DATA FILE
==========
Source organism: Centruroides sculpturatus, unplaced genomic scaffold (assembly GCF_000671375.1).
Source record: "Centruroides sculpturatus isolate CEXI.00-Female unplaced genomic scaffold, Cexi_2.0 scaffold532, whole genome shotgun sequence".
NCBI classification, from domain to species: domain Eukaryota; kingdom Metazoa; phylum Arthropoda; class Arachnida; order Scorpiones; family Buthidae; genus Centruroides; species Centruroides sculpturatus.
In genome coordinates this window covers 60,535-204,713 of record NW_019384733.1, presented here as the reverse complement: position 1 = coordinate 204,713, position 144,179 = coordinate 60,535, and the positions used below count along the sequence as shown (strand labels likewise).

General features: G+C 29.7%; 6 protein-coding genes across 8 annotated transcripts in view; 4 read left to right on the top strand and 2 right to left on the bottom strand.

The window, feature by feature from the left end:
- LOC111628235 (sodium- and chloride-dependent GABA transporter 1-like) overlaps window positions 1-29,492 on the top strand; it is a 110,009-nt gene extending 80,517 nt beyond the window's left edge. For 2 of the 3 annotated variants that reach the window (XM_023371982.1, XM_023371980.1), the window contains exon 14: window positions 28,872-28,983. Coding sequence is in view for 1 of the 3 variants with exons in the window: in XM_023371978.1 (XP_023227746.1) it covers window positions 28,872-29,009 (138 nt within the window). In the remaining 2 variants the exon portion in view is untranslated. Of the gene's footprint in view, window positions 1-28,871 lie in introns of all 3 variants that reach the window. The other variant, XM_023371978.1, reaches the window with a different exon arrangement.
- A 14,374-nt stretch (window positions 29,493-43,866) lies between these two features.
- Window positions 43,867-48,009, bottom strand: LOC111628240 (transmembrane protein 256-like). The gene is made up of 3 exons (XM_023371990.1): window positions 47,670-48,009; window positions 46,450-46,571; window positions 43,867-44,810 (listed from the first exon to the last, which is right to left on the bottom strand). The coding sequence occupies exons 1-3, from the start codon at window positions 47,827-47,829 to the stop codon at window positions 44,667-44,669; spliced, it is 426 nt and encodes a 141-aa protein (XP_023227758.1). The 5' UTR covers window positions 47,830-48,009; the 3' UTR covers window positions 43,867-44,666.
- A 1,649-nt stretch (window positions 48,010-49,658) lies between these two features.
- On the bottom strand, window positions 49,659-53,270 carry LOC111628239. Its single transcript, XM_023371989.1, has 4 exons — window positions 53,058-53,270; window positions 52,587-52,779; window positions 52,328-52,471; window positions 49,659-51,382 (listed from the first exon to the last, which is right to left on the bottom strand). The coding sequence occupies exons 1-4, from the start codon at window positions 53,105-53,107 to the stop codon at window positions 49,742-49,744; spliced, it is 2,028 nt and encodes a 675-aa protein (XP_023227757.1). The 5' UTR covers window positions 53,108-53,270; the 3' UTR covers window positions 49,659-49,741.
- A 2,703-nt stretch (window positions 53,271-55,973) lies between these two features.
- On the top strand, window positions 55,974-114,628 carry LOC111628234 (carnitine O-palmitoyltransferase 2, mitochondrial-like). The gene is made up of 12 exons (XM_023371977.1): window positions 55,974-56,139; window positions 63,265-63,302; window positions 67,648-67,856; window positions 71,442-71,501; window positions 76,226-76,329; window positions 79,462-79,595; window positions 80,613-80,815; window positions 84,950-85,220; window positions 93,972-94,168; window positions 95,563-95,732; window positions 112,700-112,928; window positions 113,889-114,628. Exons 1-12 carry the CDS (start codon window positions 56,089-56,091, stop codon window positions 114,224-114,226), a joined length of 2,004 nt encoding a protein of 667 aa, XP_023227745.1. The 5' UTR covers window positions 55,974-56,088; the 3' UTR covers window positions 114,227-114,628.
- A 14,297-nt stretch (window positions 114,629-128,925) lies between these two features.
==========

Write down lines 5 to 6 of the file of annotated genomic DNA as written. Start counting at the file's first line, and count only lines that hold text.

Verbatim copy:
General features: G+C 29.7%; 6 protein-coding genes across 8 annotated transcripts in view; 4 read left to right on the top strand and 2 right to left on the bottom strand.

The window, feature by feature from the left end: